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Claire Merritt | 16th December 2019

Employment legislation changes from April 2020


Claire Merritt | 16th December 2019

Employment legislation changes from April 2020

What are the changes to employment legislation due on 6 April 2020?

The Good Work Plan

There will be a suite of changes in the employment arena that will be implemented by 6 April 2020 following the release of the Good Work Plan. Our previous blog entitled “Gig economy reform – The Good Work Plan” discusses the changes in terms of written particulars in section 1 statements and employment contracts. This blog focuses on the changes more generally.

The Taylor Review

The Taylor Review had emphasis on considering new ways of working given the rise of the gig economy. It looked towards ways of improving work and employment rights amongst vulnerable workers such as agency workers, casual workers and zero hours workers.

Some of the changes recommended by the Taylor Review have already been implemented, such as the right of all workers to have access to itemised payslips, which took effect from 6 April 2019. The maximum penalty for an aggravated breach of employment law was also increased from £5,000 to £20,000 at this time.

Changes commencing 6 April 2020

The Employment  Rights (Employment Particulars and Paid Annual Leave ) Regulations 2018 contain changes to written particulars that will apply from 6 April 2020. They will also amend the Working Time Regulations (R 16) to increase the reference period to calculate holiday pay. Currently, this is determined with reference to the average from the previous 12 weeks, however from 6 April 2020 the average will be determined by reference to the previous 52 weeks.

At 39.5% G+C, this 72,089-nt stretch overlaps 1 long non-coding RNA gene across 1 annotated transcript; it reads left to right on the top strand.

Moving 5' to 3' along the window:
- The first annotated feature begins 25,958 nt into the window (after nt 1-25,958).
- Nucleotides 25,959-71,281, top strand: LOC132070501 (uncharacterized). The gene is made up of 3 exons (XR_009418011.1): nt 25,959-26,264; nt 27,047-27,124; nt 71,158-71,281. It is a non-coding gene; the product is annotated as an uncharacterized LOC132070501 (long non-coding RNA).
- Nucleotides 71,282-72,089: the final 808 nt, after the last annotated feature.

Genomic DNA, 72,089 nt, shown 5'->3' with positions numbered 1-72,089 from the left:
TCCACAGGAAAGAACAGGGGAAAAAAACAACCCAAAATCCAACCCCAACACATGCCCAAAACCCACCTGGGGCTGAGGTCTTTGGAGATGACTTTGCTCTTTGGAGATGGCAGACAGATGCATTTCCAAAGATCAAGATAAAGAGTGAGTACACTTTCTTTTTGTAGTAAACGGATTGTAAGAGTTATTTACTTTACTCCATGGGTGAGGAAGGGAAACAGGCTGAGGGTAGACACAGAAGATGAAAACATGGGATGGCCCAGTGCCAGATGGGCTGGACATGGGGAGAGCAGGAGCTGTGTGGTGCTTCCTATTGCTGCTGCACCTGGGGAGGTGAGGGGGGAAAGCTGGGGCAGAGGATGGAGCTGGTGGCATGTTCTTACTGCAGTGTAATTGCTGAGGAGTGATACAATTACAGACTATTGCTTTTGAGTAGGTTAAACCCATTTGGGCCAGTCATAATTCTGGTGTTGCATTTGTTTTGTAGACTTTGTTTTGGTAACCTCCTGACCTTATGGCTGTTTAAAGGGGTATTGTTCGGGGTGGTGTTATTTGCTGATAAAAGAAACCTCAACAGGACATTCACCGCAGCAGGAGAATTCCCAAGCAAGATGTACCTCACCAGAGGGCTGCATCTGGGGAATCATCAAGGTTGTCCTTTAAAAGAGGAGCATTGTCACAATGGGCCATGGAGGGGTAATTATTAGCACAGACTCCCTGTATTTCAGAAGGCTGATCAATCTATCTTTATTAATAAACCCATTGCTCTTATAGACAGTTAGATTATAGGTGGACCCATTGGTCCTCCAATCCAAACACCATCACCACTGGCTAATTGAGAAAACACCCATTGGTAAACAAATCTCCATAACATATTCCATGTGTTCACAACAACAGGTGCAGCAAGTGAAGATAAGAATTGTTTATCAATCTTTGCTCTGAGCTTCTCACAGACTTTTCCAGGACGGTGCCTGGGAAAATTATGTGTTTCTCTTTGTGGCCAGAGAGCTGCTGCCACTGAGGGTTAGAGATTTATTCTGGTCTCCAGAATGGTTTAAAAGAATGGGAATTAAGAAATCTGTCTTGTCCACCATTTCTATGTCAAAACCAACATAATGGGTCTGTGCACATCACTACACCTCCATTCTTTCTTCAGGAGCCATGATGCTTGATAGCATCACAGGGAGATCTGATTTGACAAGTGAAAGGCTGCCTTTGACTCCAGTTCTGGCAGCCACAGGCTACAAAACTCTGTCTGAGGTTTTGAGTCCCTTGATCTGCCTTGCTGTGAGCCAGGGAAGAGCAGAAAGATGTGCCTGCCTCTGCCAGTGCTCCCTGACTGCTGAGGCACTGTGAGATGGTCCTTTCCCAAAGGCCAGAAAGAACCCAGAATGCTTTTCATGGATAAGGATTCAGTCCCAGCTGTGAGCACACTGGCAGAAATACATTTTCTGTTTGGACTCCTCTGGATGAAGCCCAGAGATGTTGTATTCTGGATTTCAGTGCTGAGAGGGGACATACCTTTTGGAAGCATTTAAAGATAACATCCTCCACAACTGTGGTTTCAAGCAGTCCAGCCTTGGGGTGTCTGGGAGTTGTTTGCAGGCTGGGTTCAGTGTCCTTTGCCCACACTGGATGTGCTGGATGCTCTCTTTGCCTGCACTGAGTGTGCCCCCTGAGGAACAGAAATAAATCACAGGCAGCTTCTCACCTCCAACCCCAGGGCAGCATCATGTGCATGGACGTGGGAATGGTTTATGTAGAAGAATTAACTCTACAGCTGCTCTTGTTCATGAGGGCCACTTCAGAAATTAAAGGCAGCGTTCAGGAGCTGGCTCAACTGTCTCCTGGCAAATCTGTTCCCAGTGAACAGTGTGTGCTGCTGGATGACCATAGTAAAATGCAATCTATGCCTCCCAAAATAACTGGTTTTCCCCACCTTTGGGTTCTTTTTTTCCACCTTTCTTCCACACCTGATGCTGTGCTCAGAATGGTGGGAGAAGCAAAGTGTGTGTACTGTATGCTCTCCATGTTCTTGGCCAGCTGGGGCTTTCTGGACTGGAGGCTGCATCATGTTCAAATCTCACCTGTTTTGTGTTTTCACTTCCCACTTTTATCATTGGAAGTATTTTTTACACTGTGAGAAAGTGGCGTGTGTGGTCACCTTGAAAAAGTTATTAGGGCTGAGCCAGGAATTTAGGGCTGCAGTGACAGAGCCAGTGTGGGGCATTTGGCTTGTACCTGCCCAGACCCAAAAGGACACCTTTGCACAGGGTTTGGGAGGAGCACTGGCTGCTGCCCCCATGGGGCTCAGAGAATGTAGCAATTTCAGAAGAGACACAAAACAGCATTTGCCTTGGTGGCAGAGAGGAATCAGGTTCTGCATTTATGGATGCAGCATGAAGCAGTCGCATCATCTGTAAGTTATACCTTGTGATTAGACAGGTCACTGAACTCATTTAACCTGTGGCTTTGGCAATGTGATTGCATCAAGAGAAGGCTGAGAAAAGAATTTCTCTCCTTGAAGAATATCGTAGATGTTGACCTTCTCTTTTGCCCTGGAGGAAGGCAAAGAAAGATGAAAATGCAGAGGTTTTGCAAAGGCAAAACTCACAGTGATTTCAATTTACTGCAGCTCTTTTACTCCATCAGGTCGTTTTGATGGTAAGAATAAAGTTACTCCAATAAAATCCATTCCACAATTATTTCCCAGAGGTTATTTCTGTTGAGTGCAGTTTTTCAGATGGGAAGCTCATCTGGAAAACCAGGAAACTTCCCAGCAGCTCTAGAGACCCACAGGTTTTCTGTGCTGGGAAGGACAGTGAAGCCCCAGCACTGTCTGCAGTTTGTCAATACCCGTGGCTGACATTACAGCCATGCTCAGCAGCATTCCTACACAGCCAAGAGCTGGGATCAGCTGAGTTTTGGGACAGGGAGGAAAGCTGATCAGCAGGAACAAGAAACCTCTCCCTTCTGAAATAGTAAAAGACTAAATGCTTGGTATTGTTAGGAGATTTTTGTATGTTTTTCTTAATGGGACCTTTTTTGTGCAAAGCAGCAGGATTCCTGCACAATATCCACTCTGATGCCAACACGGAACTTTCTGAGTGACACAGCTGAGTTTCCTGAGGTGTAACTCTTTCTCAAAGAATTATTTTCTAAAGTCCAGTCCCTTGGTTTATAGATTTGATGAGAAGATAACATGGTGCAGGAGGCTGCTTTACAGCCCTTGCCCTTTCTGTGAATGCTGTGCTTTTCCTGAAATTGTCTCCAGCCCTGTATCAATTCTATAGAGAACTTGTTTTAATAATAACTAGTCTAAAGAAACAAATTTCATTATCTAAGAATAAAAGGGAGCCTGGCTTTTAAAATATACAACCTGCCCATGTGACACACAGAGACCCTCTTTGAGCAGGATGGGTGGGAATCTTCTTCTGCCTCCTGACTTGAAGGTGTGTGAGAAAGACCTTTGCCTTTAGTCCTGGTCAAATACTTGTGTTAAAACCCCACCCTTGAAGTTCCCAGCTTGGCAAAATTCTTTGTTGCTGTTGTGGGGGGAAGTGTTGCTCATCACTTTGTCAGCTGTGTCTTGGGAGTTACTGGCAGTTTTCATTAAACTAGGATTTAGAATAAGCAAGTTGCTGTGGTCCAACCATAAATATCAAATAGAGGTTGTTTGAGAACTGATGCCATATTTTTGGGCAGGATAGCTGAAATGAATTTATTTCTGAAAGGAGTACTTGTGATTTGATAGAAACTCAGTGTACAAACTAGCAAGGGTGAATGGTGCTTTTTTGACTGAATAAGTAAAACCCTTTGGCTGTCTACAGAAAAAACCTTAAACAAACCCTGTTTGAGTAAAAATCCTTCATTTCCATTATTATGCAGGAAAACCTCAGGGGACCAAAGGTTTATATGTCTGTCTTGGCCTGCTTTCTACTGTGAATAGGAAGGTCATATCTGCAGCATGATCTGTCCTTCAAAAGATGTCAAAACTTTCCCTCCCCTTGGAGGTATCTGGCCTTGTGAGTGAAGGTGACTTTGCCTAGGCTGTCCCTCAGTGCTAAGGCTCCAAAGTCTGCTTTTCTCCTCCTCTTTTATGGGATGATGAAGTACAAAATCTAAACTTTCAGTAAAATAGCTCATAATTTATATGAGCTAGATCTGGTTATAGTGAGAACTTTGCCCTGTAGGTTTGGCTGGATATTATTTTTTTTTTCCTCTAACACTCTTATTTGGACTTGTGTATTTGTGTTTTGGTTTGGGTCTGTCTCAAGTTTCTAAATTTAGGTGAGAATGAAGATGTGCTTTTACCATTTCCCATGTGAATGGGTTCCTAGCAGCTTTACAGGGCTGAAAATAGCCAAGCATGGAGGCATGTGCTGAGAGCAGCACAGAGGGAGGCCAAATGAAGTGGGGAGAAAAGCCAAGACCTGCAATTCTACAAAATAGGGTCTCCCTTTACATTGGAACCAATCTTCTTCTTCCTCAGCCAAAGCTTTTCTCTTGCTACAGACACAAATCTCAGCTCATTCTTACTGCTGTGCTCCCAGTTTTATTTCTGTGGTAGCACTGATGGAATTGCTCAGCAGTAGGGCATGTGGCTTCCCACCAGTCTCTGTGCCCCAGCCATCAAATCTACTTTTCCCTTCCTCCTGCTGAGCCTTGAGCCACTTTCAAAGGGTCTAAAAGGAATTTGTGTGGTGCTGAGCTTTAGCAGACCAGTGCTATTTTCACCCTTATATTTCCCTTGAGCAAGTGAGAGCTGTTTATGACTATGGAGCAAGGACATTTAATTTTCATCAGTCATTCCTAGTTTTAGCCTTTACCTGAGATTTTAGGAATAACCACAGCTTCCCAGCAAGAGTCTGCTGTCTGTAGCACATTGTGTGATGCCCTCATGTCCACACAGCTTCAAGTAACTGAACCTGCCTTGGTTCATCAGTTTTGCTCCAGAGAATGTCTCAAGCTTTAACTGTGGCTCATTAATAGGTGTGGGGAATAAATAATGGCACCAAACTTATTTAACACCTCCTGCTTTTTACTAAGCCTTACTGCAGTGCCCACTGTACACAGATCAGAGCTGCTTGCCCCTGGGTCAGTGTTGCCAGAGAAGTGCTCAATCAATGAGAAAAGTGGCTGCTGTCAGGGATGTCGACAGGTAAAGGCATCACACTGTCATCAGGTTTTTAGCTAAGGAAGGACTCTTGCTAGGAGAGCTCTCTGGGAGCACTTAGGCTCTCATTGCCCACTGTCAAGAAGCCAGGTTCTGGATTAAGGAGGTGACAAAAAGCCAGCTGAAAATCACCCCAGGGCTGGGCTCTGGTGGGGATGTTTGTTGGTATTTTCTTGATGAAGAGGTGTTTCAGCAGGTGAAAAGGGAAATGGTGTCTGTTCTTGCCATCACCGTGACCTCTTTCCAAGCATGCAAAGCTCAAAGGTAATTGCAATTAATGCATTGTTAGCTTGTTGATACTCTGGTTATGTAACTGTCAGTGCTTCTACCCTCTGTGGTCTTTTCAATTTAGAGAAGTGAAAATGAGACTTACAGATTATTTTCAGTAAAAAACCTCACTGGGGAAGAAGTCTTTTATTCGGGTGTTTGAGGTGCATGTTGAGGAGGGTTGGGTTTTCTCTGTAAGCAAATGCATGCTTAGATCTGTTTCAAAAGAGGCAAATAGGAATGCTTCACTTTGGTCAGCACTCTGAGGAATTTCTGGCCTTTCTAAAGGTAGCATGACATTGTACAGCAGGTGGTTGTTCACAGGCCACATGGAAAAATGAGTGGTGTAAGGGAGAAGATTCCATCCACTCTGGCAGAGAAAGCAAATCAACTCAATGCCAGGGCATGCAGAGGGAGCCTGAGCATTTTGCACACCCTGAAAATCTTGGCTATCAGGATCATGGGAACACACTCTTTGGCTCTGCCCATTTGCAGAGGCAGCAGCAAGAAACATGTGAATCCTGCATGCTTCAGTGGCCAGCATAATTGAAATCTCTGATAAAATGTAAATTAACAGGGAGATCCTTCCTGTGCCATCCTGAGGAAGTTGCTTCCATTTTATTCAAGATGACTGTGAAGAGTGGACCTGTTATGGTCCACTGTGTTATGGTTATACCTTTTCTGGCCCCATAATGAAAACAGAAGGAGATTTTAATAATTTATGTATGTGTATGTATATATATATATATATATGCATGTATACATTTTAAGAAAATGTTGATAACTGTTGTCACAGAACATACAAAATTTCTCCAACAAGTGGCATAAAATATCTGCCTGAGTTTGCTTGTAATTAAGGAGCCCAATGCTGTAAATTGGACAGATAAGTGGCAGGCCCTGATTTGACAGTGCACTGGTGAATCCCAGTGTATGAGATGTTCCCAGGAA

Those businesses and individuals operating in the agency work arena will also see a number of changes. The Swedish Derogation will be removed from the Agency Workers Regulations 2010 following concerns raised that it was being used inappropriately by businesses to reduce labour costs. Agency workers will also be provided with key information about their engagement, prior to their agreeing to provide work. The contract type, minimum rate of pay, deductions from pay, annual leave entitlement and information about pay must all be set out for these workers.

By virtue of the Employment Rights (Miscellaneous Amendments) Regulations 2019, all workers will be entitled to a written statement of terms. This was previously limited to employees. Further, these regulations will decrease the requirement to set up information and consultation arrangements from 10% to 2% of employees, subject to the 15 employee minimum.


There are a number of changes which will be coming into effect starting in the new tax year. It would be prudent for businesses to be aware of the changes that are being introduced and to start considering which of their documents may require review. Should you require any assistance or have any questions on the upcoming changes, please contact one of the members of the employment team.

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